Photo courtesy of EVs Enhanced.
Flip The Fleet (Henrik Moller, Daniel Myall and Dima Ivanov), Donald Love, Joe Barnett, Mark Nixon and Walter Larason
November 23, 2018, New Zealand.
We have become aware of over 60 reported failures (“failure” hereafter) of the electrically-driven brake control unit (called an ‘e-ACT Electrically-driven Intelligent Brake Control Unit’ by Nissan,”brake control unit“ hereafter) in Gen 1.2/1.3 Nissan Leafs manufactured between November 2012 and February 2016 (“vehicle” hereafter). We are aware of 46 reported failures in USA, 10 in the UK and Ireland, and 5 in New Zealand.
Our research has led us to believe that these failures can be attributed to faulty ‘Series-A’ firmware that is written into the brake control unit at the time of manufacture (or a subsequent firmware update to ‘Series-B’). Analysis of the vehicle’s fault code history after a failure indicates that the other systems in the car no longer get any response when trying to communicate with the brake control unit. In other words, it appears that the brake control unit ‘crashes’, causing a partial failure in the overall braking system of the vehicle.
We haven’t found anything that implies that these failures can occur in any other Nissan vehicle, or, any other electric vehicle. Specifically in relation to other Nissan Leafs, Gen-1.2/1.3 models manufactured in March 2016 and later have a revised ‘Series-C’ version of the brake control unit firmware, and we have not been able to find any reported failures in Nissan Leafs running this ‘Series-C’ firmware. Gen 1.1 models manufactured in 2011 and 2012, and Gen 2 ‘40kWh’ models now in production appear to be running fundamentally different classes of brake control unit firmware, and we have not been able to find any reported failures in these Nissan Leafs.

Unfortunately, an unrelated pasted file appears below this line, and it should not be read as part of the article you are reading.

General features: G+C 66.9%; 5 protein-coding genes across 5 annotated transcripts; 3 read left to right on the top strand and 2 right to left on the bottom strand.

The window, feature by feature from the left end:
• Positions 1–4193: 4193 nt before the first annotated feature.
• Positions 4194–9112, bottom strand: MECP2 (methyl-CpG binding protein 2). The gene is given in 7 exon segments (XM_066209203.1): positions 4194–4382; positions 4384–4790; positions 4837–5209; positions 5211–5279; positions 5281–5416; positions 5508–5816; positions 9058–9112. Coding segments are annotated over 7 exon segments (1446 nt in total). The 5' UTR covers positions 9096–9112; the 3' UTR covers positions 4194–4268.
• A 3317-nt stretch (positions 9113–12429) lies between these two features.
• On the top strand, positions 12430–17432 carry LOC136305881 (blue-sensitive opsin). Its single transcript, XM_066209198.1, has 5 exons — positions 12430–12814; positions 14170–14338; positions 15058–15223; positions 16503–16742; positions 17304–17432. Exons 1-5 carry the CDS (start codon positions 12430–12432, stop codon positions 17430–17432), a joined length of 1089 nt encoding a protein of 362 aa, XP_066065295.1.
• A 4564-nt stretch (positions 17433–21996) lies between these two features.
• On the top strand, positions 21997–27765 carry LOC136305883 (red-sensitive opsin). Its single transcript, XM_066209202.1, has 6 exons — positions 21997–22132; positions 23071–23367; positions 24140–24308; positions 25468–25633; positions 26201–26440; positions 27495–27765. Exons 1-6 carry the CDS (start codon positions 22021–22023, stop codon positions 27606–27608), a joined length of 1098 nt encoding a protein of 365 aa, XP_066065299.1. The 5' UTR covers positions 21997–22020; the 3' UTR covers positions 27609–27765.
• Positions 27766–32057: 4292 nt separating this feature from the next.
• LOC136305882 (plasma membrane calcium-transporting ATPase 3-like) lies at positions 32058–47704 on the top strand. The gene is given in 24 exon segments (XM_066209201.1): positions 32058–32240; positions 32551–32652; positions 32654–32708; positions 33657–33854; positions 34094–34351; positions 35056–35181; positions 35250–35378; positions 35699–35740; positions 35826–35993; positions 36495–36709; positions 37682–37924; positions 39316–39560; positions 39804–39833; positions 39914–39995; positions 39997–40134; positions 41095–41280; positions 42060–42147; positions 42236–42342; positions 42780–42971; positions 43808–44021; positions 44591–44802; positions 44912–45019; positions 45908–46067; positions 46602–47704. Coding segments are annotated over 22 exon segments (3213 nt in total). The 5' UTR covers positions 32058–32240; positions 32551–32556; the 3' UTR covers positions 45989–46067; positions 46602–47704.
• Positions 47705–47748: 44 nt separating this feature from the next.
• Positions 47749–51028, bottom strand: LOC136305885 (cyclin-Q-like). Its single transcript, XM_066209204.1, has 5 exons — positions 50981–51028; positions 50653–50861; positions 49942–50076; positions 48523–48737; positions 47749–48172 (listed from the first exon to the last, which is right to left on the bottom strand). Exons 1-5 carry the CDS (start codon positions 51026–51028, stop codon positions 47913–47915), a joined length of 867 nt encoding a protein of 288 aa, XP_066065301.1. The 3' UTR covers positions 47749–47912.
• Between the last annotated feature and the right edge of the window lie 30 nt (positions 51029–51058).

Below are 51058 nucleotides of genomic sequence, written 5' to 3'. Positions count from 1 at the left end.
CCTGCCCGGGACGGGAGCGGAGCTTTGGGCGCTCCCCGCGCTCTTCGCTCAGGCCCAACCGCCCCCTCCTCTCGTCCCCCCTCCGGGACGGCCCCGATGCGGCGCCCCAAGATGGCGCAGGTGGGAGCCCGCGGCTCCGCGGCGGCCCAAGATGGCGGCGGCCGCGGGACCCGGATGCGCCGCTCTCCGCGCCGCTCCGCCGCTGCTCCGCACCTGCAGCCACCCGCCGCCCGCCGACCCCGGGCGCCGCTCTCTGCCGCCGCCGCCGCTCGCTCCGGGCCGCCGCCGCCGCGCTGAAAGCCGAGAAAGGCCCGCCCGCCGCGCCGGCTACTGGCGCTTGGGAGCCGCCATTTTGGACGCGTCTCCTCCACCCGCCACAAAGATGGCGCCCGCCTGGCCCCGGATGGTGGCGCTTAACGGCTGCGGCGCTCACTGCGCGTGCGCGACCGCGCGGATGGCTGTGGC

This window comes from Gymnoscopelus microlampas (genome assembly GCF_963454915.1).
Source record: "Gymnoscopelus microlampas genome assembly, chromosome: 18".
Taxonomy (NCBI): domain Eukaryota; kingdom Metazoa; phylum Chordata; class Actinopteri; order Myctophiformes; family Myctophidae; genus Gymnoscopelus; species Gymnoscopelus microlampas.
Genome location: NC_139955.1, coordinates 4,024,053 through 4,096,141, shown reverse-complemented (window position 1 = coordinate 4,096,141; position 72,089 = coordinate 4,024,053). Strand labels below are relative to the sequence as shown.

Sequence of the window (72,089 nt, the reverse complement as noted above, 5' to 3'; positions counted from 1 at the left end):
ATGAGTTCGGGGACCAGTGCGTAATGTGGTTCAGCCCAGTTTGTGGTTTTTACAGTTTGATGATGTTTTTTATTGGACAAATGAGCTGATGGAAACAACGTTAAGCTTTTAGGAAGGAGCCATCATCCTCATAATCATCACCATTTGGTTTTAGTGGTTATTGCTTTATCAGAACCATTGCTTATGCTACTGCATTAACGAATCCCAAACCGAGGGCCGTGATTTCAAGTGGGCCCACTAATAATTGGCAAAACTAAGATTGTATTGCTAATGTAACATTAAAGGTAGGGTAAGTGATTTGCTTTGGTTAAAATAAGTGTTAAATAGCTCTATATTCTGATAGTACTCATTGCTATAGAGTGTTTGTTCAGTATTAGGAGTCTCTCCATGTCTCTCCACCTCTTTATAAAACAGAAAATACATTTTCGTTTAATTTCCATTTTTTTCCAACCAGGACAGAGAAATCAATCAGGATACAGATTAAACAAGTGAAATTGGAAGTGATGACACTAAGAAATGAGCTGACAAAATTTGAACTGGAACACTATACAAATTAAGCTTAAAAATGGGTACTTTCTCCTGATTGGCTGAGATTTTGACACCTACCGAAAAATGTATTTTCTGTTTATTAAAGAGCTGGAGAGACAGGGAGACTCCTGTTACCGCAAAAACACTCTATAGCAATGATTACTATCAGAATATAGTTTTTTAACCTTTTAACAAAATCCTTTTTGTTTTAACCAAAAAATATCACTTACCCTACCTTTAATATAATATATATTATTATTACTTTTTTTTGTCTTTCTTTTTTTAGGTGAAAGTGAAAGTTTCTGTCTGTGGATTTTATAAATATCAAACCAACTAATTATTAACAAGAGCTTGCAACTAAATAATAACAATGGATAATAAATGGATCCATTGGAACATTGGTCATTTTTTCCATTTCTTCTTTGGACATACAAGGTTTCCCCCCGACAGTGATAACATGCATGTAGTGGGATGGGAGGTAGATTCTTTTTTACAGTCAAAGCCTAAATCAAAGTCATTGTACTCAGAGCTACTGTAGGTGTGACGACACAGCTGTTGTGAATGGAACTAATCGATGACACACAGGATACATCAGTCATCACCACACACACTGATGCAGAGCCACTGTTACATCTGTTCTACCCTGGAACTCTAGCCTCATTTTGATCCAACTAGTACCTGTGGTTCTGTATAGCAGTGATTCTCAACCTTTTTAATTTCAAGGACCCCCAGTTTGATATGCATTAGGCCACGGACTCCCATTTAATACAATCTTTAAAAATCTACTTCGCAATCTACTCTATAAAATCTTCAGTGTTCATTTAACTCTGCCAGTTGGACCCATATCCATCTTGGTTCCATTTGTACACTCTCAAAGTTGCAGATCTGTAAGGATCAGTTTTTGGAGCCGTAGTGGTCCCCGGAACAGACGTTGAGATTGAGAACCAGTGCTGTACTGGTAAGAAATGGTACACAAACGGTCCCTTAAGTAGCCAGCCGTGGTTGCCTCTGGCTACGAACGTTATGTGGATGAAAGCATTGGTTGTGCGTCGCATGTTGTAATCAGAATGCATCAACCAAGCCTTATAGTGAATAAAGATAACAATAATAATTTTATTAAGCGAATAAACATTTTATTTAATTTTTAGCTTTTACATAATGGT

In their recollections of failures, some drivers have described pressing the brake pedal as they normally do, but braking seemed ineffective and stopping ability was reduced or non-existant. Our research has shown that in case of a simulated failure, reduced braking ability is still available to the driver but:
- requires further brake pedal travel,
- requires much more pressure on the brake pedal,
- results in lots of strange, loud clunking and chattering noises and
- results in increased braking distance.
In Nissan’s words, “In this [special Assist] mode, the brakes are operational, but may require more pedal effort”. We assume that Nissan’s definition of ‘special assist mode’ describes the failures we are writing about here.
Nissan has issued voluntary service recalls to update the firmware for affected vehicles sold in the USA, Canada and certain European Nordic countries in 2015/2016 from ‘Series-A’ to ‘Series-B’ firmware, but we are aware that failures kept occurring in vehicles which had this service campaign carried out (i.e. ‘Series-B’ firmware update apparently did not fix all of the problems present in the ‘Series-A’ firmware). Nissan specifies that their voluntary service campaigns were addressing a problem that could only occur in extremely cold climates of minus 20 degrees Celsius (minus 4 Fahrenheit) or lower. However, we have found failures that occurred in warmer climates of California and New Zealand, so we don’t believe the freezing temperature alone is the cause of the failures. Additionally, these service campaigns were either not made available or not compulsory for vehicles sold in the UK or Japan – almost exclusive sources for vehicles imported into New Zealand. We have been able to confirm that the ‘Series-B’ firmware is identical between right-hand-drive and left-hand-drive variants of the vehicle, and that the ‘Series-A’ firmware for generation 1.2 is identical between UK and Japanese models. We also have no information to suggest that the brake control units of the affected vehicles are different between the countries of first origin. Preliminary statistical analysis of the fragmentary data available estimates that between 2 and 15 such failures can be expected in New Zealand in the coming year if the number of these vehicles continue to grow at the rate seen over the past year.